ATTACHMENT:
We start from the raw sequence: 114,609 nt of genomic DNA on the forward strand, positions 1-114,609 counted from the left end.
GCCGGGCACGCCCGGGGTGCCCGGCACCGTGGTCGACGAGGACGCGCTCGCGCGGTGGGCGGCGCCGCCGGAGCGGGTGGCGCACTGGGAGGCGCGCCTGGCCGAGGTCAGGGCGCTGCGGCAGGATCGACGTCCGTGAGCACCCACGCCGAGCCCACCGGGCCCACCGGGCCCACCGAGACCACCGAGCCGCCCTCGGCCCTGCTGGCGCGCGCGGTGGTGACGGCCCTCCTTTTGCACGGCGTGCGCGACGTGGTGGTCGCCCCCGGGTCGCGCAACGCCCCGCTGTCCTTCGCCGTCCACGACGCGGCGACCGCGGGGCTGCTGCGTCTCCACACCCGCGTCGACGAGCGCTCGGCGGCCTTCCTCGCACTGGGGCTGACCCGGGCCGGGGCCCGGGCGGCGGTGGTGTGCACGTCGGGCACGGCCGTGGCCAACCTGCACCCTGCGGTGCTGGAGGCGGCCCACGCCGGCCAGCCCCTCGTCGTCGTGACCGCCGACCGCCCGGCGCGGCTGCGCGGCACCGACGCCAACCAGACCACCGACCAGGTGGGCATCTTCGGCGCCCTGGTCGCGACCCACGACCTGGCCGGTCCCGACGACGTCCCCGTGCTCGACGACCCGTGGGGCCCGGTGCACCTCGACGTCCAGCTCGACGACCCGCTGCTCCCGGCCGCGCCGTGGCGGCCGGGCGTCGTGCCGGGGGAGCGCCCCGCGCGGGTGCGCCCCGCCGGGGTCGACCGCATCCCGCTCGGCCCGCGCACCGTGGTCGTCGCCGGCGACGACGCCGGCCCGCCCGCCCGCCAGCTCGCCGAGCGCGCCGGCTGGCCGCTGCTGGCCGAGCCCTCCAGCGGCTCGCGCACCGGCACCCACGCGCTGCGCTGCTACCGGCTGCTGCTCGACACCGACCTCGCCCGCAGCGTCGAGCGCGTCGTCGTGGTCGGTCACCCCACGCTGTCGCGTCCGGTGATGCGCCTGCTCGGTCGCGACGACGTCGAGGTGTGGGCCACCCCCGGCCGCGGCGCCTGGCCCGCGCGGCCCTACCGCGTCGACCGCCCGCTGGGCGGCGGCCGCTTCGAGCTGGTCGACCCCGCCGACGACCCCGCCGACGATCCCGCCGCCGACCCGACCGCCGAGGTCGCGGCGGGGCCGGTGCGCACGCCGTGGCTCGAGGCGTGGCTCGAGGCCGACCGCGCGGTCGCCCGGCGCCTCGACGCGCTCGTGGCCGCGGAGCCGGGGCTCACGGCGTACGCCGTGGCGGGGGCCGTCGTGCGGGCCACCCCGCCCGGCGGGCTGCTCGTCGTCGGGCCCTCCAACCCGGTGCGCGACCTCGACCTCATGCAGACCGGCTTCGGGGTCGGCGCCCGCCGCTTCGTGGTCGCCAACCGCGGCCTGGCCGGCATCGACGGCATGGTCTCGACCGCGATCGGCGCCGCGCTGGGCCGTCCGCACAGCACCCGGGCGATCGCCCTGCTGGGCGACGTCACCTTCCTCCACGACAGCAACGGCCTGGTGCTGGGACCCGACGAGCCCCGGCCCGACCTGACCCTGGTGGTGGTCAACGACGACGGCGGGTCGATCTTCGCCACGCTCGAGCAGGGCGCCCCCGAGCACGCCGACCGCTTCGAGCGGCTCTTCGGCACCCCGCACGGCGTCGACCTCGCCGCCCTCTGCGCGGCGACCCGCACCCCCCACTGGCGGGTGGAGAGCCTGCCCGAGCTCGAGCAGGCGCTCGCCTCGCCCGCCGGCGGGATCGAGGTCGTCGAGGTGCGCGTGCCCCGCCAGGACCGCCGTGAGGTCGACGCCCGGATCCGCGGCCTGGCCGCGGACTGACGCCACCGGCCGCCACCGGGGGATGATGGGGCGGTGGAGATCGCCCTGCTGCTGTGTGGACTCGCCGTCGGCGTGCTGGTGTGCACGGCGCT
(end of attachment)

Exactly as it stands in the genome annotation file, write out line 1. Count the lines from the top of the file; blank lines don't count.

We start from the raw sequence: 114,609 nt of genomic DNA on the forward strand, positions 1-114,609 counted from the left end.